Even if mine is just one of thousands of portraits of those you know who have given you permission, it doesn’t excuse you in my situation. I know that many reading this essay will immediately empathize with you, thinking and saying, “He didn’t mean it … he was probably just ____.” It doesn’t matter. Here, in the land of the Tlingit and Haida, it’s time for the “majority” to recognize what you are doing, what has been accepted in the past, and how to be better. It’s time to listen, learn and change. Artist, you can help.

• Katie Church resides in Juneau. Columns, My Turns and Letters to the Editor represent the view of the author, not the view of the Juneau Empire.

More in Opinion

Have something to say?

Here’s how to add your voice to the conversation.

Opinion: Let’s keep the mandatory real property disclosure ordinance

It will better ensure fair, accurate and efficient property tax assessments and collections.

(Mark Sabbatini / Juneau Empire)
Opinion: Playing the old-timer card

Is the Empire really only interested in the problems faced by small communities?

Heavy metals run out of the Tulsequah Chief mine opening and down to holding ponds next to the Tulsequah River Wednesday, Oct. 8, 2008. (Michael Penn / Juneau Empire file)
Opinion: Officials must keep up pressure to clean up BC mine

In March 2017 I had a Commentary published Pacific Fishing Magazine imploring… Continue reading

Former Gov. Bill Walker, right, and his running mate former commissioner of the Department of Labor and Workforce Development Heidi Drygas, speak to Juneauites gathered for a fundraiser at a private home in Juneau on Tuesday, June 7, 2022. (Peter Segall / Juneau Empire File)
Opinion: Why I’m voting for Walker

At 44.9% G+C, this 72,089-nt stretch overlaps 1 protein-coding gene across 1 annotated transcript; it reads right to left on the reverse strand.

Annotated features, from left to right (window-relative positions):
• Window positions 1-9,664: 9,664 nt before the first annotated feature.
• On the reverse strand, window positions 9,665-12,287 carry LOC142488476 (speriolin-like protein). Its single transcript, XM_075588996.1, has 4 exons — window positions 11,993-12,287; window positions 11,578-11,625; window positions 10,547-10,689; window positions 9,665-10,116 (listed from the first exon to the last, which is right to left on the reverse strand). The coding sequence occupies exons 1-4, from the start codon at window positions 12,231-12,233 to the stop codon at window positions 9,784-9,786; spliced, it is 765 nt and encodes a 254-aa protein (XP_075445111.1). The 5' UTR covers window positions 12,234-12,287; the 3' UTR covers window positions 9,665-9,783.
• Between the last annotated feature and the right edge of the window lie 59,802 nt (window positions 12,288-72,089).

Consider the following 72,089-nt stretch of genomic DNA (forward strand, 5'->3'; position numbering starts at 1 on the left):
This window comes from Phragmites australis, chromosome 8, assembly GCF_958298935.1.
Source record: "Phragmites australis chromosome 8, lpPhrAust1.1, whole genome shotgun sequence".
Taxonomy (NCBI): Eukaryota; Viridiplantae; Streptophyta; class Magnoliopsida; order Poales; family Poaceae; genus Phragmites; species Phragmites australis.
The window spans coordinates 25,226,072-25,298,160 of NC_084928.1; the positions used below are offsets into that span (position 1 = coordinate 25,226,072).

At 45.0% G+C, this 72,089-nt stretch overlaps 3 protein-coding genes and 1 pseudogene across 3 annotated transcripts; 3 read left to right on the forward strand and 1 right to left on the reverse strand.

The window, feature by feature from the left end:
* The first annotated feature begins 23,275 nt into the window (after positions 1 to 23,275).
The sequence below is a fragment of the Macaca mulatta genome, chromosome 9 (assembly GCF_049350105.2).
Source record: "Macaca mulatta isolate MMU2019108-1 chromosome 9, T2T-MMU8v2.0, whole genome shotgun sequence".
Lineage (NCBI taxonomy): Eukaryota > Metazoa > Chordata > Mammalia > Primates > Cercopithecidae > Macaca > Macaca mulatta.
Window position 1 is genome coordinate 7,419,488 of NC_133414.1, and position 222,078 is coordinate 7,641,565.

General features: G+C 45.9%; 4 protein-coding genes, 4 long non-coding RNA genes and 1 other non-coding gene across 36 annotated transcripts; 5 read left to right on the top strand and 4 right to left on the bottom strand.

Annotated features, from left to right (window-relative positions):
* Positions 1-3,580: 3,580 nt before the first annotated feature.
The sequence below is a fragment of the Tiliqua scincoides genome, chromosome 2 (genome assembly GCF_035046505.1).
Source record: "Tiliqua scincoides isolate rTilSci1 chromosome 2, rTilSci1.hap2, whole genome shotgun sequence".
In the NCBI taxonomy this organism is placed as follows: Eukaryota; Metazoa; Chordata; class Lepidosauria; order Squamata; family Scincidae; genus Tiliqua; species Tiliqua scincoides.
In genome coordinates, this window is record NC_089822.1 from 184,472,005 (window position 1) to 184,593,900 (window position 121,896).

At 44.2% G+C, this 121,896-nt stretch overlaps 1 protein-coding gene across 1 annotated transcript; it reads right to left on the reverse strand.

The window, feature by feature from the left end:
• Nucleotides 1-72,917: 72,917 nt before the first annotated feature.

Walker is the only candidate with the potential to govern effectively for all Alaskans.

Opinion: The time has come to end Big Tech’s rule

The internet has opened doors and pathways to more than we could… Continue reading

Nick Begich III campaign materials sit on tables ahead of a May 16 GOP debate held in Juneau. (Peter Segall / Juneau Empire File)
Opinion: Nick Begich is who Alaska and America need now

It is in Alaska’s best interest to elect a member of the Republican party.

Opinion: If you see something, say something

Together we can fight to preserve this pristine place we live.

This photo shows the University of Alaska Southeast campus in Juneau. (Jonson Kuhn / Juneau Empire File)
Opinion: I’m a longtime educator, and I’m supporting Walker/Drygas

The issues our state faces are significant with regard to education.

Opinion: Congress could keep health insurance costs from rising, but it has to act fast

Some argue that the federal government paid out far too much money… Continue reading

Opinion: A conversation about mental health

All in all, we want you to know that you are not alone.

Anselm Staack (Courtesy Photo)
Opinion: Controlling women’s bodies — the coming tsunami

The Thomas Court wants to return us to the days before the 1960s, preferably to 1776.